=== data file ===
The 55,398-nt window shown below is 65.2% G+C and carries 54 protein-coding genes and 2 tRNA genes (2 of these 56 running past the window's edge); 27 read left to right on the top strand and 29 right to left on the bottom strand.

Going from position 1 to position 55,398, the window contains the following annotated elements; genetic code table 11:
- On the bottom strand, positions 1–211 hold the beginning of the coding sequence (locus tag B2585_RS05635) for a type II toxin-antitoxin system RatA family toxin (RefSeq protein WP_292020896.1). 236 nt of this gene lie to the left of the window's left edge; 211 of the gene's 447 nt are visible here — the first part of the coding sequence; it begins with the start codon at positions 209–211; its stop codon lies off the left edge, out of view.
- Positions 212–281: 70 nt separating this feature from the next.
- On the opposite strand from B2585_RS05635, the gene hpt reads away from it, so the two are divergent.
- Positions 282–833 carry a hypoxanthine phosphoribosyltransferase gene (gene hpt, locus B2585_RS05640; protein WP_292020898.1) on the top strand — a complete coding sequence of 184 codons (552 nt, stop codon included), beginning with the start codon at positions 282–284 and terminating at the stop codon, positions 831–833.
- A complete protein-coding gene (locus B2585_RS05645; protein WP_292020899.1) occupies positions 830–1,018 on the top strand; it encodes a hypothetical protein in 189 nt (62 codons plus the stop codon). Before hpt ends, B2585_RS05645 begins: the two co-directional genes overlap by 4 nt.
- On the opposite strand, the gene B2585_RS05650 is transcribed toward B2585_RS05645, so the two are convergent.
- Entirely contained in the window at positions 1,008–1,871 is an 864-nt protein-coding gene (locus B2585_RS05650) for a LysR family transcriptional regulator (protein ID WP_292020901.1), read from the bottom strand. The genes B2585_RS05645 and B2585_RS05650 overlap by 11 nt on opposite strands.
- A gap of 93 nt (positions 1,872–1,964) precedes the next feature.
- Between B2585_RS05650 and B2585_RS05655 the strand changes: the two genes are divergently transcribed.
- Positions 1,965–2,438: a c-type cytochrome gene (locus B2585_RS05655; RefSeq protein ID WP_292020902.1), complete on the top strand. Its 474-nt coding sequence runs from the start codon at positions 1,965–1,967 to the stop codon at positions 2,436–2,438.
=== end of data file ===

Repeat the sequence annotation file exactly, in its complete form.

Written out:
The 55,398-nt window shown below is 65.2% G+C and carries 54 protein-coding genes and 2 tRNA genes (2 of these 56 running past the window's edge); 27 read left to right on the top strand and 29 right to left on the bottom strand.

Going from position 1 to position 55,398, the window contains the following annotated elements; genetic code table 11:
- On the bottom strand, positions 1–211 hold the beginning of the coding sequence (locus tag B2585_RS05635) for a type II toxin-antitoxin system RatA family toxin (RefSeq protein WP_292020896.1). 236 nt of this gene lie to the left of the window's left edge; 211 of the gene's 447 nt are visible here — the first part of the coding sequence; it begins with the start codon at positions 209–211; its stop codon lies off the left edge, out of view.
- Positions 212–281: 70 nt separating this feature from the next.
- On the opposite strand from B2585_RS05635, the gene hpt reads away from it, so the two are divergent.
- Positions 282–833 carry a hypoxanthine phosphoribosyltransferase gene (gene hpt, locus B2585_RS05640; protein WP_292020898.1) on the top strand — a complete coding sequence of 184 codons (552 nt, stop codon included), beginning with the start codon at positions 282–284 and terminating at the stop codon, positions 831–833.
- A complete protein-coding gene (locus B2585_RS05645; protein WP_292020899.1) occupies positions 830–1,018 on the top strand; it encodes a hypothetical protein in 189 nt (62 codons plus the stop codon). Before hpt ends, B2585_RS05645 begins: the two co-directional genes overlap by 4 nt.
- On the opposite strand, the gene B2585_RS05650 is transcribed toward B2585_RS05645, so the two are convergent.
- Entirely contained in the window at positions 1,008–1,871 is an 864-nt protein-coding gene (locus B2585_RS05650) for a LysR family transcriptional regulator (protein ID WP_292020901.1), read from the bottom strand. The genes B2585_RS05645 and B2585_RS05650 overlap by 11 nt on opposite strands.
- A gap of 93 nt (positions 1,872–1,964) precedes the next feature.
- Between B2585_RS05650 and B2585_RS05655 the strand changes: the two genes are divergently transcribed.
- Positions 1,965–2,438: a c-type cytochrome gene (locus B2585_RS05655; RefSeq protein ID WP_292020902.1), complete on the top strand. Its 474-nt coding sequence runs from the start codon at positions 1,965–1,967 to the stop codon at positions 2,436–2,438.